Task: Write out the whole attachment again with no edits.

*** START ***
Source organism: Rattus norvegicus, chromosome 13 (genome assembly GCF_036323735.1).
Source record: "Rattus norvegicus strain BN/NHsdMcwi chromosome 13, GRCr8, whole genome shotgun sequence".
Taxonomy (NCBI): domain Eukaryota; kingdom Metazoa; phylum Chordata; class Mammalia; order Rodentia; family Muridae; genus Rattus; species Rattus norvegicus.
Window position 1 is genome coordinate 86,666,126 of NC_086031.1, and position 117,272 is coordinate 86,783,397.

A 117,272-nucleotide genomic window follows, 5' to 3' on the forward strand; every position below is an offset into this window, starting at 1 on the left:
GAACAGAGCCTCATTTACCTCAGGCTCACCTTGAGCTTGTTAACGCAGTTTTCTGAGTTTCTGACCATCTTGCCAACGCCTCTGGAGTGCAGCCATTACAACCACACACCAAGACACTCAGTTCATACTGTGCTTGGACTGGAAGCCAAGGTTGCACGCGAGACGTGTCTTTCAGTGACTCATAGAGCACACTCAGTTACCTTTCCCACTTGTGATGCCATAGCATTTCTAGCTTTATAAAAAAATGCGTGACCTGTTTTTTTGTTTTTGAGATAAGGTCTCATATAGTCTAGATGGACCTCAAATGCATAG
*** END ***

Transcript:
Source organism: Rattus norvegicus, chromosome 13 (genome assembly GCF_036323735.1).
Source record: "Rattus norvegicus strain BN/NHsdMcwi chromosome 13, GRCr8, whole genome shotgun sequence".
Taxonomy (NCBI): domain Eukaryota; kingdom Metazoa; phylum Chordata; class Mammalia; order Rodentia; family Muridae; genus Rattus; species Rattus norvegicus.
Window position 1 is genome coordinate 86,666,126 of NC_086031.1, and position 117,272 is coordinate 86,783,397.

A 117,272-nucleotide genomic window follows, 5' to 3' on the forward strand; every position below is an offset into this window, starting at 1 on the left:
GAACAGAGCCTCATTTACCTCAGGCTCACCTTGAGCTTGTTAACGCAGTTTTCTGAGTTTCTGACCATCTTGCCAACGCCTCTGGAGTGCAGCCATTACAACCACACACCAAGACACTCAGTTCATACTGTGCTTGGACTGGAAGCCAAGGTTGCACGCGAGACGTGTCTTTCAGTGACTCATAGAGCACACTCAGTTACCTTTCCCACTTGTGATGCCATAGCATTTCTAGCTTTATAAAAAAATGCGTGACCTGTTTTTTTGTTTTTGAGATAAGGTCTCATATAGTCTAGATGGACCTCAAATGCATAG